Concentrating in school or sleeping at night is difficult if you are scared or worried. Some kids get clingy, while others can start acting out. The repercussions for a child’s sense of security and his or her healthy development are even greater in severe situations some parents face, such as being evicted, running out of food, or watching a family member’s health problems worsen because of lack of health care.
- Parents also face stress and mental health challenges.
One in every five low-income parents reporting hardship also reported experiencing serious psychological distress, meaning they reported high levels of feeling nervous, hopeless, restless, worthless, exhausted, or so sad that nothing could cheer them up.
Research suggests that these levels of psychological distress are severe enough to impair functioning or require treatment. The incidence of psychological distress was four times higher for these parents than for parents who did not experience hardship, but whether these challenges were caused by these hardships, contributed to them, or both is unclear.
Parents’ psychological distress can affect their children’s well-being. Parents under this kind of stress find it more difficult to find the energy, patience, and focus to give their children the time and attention they need.
Parental depression is a risk factor for child abuse and neglect and is a significant predictor of poor childhood social and academic outcomes, and parents are likely to find it harder to buffer their children from the effects of hardships and to help them feel safe.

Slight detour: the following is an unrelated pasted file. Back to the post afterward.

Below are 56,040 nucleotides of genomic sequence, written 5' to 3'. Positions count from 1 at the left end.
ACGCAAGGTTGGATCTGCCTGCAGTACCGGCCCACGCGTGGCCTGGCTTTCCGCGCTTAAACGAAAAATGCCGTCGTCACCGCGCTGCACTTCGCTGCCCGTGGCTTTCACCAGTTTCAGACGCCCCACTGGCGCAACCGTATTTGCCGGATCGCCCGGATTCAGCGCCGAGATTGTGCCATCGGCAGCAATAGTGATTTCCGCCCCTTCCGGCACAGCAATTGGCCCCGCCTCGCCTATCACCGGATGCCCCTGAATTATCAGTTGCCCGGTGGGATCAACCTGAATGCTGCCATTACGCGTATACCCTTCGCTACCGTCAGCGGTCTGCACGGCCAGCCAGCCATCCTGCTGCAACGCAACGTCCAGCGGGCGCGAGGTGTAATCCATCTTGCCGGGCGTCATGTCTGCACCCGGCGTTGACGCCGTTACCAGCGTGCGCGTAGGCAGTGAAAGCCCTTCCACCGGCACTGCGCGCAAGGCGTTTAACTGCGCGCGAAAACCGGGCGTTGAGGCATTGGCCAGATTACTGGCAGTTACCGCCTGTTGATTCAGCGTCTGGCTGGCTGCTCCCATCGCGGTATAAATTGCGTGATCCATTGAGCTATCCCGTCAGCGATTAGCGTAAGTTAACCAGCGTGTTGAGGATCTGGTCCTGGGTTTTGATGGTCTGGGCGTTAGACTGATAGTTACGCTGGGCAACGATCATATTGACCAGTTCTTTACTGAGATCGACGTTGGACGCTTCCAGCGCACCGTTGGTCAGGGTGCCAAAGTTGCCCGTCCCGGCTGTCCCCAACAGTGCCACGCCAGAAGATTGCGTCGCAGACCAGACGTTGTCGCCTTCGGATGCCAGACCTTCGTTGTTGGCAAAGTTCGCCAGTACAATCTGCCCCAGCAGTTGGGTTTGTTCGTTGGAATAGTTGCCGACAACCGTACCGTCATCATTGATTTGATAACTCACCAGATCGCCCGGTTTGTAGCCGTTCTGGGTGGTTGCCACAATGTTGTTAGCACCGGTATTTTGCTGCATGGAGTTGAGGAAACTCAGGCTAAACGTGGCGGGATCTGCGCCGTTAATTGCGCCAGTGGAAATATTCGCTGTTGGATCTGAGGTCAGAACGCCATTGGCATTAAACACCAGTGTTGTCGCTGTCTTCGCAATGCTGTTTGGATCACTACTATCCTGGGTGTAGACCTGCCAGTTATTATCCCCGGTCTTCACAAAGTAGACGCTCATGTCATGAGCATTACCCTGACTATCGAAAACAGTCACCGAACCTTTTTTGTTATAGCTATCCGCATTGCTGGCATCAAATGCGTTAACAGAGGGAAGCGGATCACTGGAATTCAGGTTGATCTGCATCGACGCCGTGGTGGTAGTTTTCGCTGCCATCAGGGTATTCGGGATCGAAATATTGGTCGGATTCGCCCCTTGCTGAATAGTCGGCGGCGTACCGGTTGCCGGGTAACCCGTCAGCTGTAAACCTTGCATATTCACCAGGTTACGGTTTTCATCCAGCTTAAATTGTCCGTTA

Considering these three issues simultaneously, children in families facing hardships seem likely to face additional risks. These risks include losing the basic resources needed for healthy development, growing fears of loss and insecurity about the stability of their world, and witnessing their parents’ emotional challenges and stresses.
There are ways we can help. Our research on instability shows that stabilizing children and families is an important goal, and there are ways every sector can reduce the human costs.
Community organizations, schools, health care providers, and employers can help buffer the effects of these challenges for families and children. State and national policies and programs such as the Supplemental Nutrition Assistance Program, Medicaid, programs to stabilize housing, and other safety net programs, as well as efforts to help families build up financial buffers, help stabilize families.
Ensuring that these kinds of short- and long-term support systems are available to families facing hardship—whether it’s because of a government shutdown or to the daily realities facing millions of families with inadequate income and resources—can be critical in stabilizing parents’ abilities to meet their children’s basic needs.
Children need stability and security in their lives to learn and thrive, and their parents need support to help meet their children’s needs and to help them achieve their full potential. This support, in turn, helps them grow into healthy, productive adults.